Release Date: January 11, 2021
Haven’t read the previous novel? Check out my review HERE!
“You want to make your life easier? Then be the caged bird that you are and sing.”
For ten years, I’ve lived in a gilded cage inside King Midas’s golden castle. But one night changed everything.
Now I’m here, a prisoner of Fourth Kingdom’s army, and I’m not sure if I’m going to make it out of this in one piece. They’re marching to battle, and I’m the bargaining chip that will either douse the fire or spark a war.
At the heart of my fear, my worry, there’s him—Commander Rip.
Known for his brutality on the battlefield, his viciousness is unsurpassed. But I know the truth about what he is.
The betrayers. The murderers. The ones who nearly destroyed Orea, wiping out Seventh Kingdom in the process. Rip has power sizzling beneath this skin and glinting spikes down his spine. But his eyes—his eyes are the most compelling of all.
When he turns those black eyes on me, I feel captive for an entirely different reason.
I may be out of my cage, but I’m not free, not even close. In the game of kings and armies, I’m the gilded pawn. The question is, can I out maneuver them?
I’m certainly in the minority when it comes this novel because I found Glint to be boring and predictable.
Glint picks up after the events of Gild where Auren finds herself a captive of Fourth Kingdom’s army. Almost the entirety of the novel takes place as the army marches to war. Auren finds herself able to roam around the army and meets others who make her eventually question her world and loyalties.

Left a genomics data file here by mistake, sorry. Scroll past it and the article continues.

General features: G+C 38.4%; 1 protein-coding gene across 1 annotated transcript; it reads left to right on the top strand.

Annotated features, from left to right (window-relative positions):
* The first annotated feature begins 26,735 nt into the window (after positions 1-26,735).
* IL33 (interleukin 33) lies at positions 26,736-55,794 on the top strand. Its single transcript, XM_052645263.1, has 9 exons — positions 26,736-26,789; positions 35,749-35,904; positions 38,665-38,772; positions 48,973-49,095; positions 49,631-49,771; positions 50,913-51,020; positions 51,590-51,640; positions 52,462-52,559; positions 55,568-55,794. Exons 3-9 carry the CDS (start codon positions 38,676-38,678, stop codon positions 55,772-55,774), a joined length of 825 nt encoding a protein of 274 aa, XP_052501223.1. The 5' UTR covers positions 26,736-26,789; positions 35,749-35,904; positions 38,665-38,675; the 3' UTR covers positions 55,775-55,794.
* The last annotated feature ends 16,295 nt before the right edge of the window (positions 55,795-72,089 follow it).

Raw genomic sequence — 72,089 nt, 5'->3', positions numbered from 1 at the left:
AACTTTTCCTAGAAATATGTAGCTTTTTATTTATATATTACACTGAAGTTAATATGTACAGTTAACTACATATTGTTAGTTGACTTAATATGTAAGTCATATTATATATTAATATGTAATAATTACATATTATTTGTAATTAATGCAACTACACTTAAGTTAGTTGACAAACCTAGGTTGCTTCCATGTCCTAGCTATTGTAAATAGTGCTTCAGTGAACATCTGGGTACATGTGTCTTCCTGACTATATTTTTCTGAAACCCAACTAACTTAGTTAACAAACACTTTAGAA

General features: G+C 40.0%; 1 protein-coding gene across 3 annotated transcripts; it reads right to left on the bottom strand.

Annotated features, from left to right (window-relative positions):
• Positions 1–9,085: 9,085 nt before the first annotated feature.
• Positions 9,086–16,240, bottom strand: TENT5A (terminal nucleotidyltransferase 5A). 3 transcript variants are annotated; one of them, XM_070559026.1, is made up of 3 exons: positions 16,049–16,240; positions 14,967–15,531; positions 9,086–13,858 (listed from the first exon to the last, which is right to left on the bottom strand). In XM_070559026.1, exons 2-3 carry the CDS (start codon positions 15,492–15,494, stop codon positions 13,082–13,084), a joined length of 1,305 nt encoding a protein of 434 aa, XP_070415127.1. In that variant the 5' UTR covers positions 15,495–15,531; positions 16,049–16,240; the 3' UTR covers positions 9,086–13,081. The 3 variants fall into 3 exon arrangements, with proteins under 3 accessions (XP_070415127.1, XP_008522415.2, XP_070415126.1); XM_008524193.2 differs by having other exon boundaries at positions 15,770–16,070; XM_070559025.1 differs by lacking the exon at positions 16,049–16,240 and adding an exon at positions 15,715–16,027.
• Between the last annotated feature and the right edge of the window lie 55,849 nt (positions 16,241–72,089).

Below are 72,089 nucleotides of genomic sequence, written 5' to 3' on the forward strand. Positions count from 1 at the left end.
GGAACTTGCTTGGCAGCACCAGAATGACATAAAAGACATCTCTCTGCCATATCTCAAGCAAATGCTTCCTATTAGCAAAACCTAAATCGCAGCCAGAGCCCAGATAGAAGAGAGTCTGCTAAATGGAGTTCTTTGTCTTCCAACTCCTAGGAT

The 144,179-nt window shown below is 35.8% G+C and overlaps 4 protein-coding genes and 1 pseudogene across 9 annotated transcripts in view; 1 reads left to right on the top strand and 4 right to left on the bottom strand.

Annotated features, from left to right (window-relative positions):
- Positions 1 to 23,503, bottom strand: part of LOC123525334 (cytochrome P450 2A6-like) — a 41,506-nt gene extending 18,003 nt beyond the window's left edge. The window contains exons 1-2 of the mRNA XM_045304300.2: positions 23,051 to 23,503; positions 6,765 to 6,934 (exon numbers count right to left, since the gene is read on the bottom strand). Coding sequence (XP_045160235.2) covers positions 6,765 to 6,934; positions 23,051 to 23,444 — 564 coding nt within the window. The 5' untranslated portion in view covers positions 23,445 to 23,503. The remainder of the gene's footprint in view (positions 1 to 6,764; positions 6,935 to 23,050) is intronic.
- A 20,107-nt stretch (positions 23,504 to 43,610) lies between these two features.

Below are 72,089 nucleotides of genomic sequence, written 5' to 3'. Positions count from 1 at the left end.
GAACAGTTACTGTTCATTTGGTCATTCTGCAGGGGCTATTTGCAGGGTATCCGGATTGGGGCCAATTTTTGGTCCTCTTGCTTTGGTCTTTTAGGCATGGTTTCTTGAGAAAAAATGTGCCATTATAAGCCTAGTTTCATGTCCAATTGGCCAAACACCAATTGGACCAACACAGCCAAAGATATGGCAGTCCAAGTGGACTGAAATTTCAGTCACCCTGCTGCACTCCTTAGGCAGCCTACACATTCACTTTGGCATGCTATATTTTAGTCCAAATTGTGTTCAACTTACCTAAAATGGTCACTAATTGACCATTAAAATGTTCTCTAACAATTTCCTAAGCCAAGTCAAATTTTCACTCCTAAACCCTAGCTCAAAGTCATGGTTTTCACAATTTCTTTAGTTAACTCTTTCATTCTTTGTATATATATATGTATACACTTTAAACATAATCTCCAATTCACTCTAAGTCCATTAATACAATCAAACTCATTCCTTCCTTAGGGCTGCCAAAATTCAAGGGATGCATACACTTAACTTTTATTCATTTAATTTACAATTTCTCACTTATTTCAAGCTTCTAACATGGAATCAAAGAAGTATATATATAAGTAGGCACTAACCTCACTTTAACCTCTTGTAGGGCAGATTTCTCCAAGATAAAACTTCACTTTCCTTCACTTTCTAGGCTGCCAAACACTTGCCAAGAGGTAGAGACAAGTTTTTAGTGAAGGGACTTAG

Glint focused on Auren’s character development. Or tried to. She is surprisingly naïve despite her traumatic childhood making her a very difficult character to root for. Though, in her defense she isn’t faced with many life shattering truths to make her question her life with Midas. Kennedy spends the entire novel trying to make Auren realize that her life is worth more than sitting in a cage only for Auren to continue turning a blind eye until the last possible second.
Ultimately, the reason I decided to read this series was because I seen it labelled as fantasy with heavy romantic elements and its constant comparison to ACOTAR. Both Gild and Glint have almost no romantic elements. The enemies-to-lovers slow burn is nowhere to be found in Glint. You could argue there is one moment, but it’s so far out of left field making it more weird than exciting. There is no tension or connection between Auren and the love interest.
I understand the comparisons to ACOTAR, however I thought Glint was trying too hard to be an ACOTAR knockoff. Auren goes through almost the same things Feyre goes through: seeing the world isn’t what she thought it was, new people who are almost exactly the same as those in the Inner Circle, newly discovered feelings for the novel interest, etc.
The lack of world building continues in Glint. As established in the previous novel through an info dump chapter, Fae used to be an integral part of this world but no longer are. However, the very obvious reveals throughout Glint that are related to the Fae fall flat as Kennedy has put no effort in building the lore of this world.
Overall, Glint was a boring disappointment. I’ve seen repeatedly how this series is so good and the romance is chef’s kiss, however, in my opinion, it’s a poorly constructed fantasy with a borderline annoying main character and absolutely no romance going into the third novel.
Have you read Glint? What did you think?
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